Saturday, June 20, 2009

I Wish I Knew What I Looked Like: Body Image Issues Can Be Overwhelming

Image is Everything, and I Don't Have One

The other day, I talked about dressing by default, pretty much buying whatever clothing is left after I eliminate all the clothing styles I feel are wrong for me. Here are examples of my "problem areas."
  • My arms. They're chubby with little dimples on the elbow. I hate those dimples.
  • My legs. Chunky thighs. Don't like to wear dresses, shorts, skirts, jeans. I look lumpy.
  • Nothing with an empire waist, makes me look pregnant.
  • Nothing with a dropped waist, makes me look like a baked potato.
  • No waist of any kind, really. And I never tuck in. Why do some overweight people try to tuck in?
  • No turtlenecks, I need all the neck I can get.
  • No large patterns. (I look like a giant size world map.)
  • No stripes (On me they get wavy!)
  • No patterns at all, really, I like solids. Actually, I like black. 
Cut to the Chase!

Oh, good grief. What I'm trying to to say is I wear long or 3/4 sleeved black shirts and black stretch pants. That's about it. Some of them are cheap (Wal-Mart), and some of them are more expensive (Coldwater Creek, Chico's). But they all look pretty much the same. Black and stretchy. If the weather's hot, I wear light weight fabrics if I can find them. If not, heavy. As you can see, I could hardly limit myself more. And here's the funny thing. I have lots of overweight friends and they wear bright colors, and shorts and wacky patterns and empire waists and I always think they look so cute. I love that stuff on other people. But on me, no. And I've been dressing this way since I was about a size 12. I think its because I have never really known what I look like.

I've never seen a picture of myself where I wasn't shocked by how I looked. Whatever I thought I looked like when I got dressed that morning, that's not how I looked. It's so frustrating not to know what size you are, how old you look, or what you look like in profile. By the way, I am not blind. I have great vision. I just have body dysmorphic disorder.

What is Body Dysmorphic Disorder?

I know it sounds like I have a bad dose of this disorder, but actually, it is very minor case. I don't have any social phobia, which is a hallmark of this syndrome. I'm not suicidal, another common symptom. I just don't know what I really look like, and that's been true since I was an adolescent. If you tend to obsess on some aspect of your appearance, or are shocked when you see a picture of yourself because you are either bigger or smaller than you thought you were, you might want to learn a little about this syndrome.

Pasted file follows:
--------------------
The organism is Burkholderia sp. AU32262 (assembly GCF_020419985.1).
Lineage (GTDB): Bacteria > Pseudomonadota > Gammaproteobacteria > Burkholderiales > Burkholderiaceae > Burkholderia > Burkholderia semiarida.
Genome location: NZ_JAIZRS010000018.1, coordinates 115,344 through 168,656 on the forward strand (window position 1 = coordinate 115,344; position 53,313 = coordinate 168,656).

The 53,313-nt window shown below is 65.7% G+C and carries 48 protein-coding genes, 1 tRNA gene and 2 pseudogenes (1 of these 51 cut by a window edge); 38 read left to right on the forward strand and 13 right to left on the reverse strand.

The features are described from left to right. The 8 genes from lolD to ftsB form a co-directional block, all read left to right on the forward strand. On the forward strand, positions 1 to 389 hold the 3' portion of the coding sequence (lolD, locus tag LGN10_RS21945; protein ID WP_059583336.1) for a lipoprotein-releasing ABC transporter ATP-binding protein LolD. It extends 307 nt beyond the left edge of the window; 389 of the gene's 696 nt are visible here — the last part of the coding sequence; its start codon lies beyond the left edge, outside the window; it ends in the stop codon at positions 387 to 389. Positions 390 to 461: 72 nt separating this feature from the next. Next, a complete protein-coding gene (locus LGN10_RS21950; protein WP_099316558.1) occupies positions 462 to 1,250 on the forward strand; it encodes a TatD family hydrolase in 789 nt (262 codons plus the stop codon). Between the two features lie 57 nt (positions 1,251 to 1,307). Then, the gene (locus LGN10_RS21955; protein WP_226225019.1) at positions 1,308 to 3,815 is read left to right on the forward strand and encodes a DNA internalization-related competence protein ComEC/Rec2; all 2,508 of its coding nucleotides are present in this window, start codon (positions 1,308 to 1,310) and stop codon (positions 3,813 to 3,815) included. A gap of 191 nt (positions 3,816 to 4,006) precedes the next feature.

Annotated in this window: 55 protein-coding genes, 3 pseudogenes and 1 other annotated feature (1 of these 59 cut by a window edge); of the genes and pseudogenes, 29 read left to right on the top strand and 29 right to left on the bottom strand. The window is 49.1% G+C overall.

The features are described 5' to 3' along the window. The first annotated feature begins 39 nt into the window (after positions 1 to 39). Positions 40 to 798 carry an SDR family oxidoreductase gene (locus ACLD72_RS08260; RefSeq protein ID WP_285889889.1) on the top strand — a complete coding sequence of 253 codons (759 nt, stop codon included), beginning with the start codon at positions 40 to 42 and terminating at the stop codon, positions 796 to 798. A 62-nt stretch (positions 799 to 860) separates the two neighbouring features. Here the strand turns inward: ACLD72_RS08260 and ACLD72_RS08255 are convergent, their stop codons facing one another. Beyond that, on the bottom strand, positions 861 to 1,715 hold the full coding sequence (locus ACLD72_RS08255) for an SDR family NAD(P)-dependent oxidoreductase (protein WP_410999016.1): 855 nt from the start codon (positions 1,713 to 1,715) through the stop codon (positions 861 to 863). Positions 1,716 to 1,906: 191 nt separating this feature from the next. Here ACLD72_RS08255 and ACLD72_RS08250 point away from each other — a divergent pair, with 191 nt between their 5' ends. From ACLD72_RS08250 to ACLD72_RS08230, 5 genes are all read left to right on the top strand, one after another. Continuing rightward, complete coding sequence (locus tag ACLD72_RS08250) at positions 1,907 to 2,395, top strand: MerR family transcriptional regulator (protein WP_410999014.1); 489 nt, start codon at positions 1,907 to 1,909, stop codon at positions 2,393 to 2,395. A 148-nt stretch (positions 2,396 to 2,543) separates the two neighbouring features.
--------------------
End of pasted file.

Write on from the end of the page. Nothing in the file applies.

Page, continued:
"Who is that fat person standing between my daughter and husband?" How many times have I thought that, before realizing it was me?

"I was never that skinny!" Pretty much what I think every time I look at a picture of myself at any weight that is lower than my current weight. (Get that?)

What the Hell is Going On?

Why am I this way? No one knows. This syndrome affects men and women equally. It's plagued me my entire adult life and it stinks. Now that I'm losing weight with my lap band (18 pounds so far) I have to ask other people if I look smaller. That really stinks! Right now I'm depending on my 7 year old daughter to tell me how I look. And she always says, "beautiful!" I love that kid, but its hardly a foolproof system.

I talked to my therapist about this, and she said "It's sad you couldn't enjoy how you looked when you looked great." Boy, is she right. I've mentioned before that I had a short run-in with anorexia. The way I cured myself of that disorder was I accidentally saw myself in a 3 way mirror in a Sears dressing room and thought,"Jeez, that girl looks awful. Way too skinny!" After a moment, I realized it was me. I went right home and started eating. It wasn't long before I was on the brink of a weight problem. Yes, I went from dangerously underweight to overweight in a few, dedicated weeks. Sheesh!

Getting Better

My plan for now is to educate myself more on body dysmorphia. I've included links to some books on the disorder at the end of this post. And I'm going to use clothing size and frequent picture-taking to let myself know how I'm doing. Oh, and I'll ask my daughter how I look every day. It can't hurt to hear, "beautiful!" a little more often.

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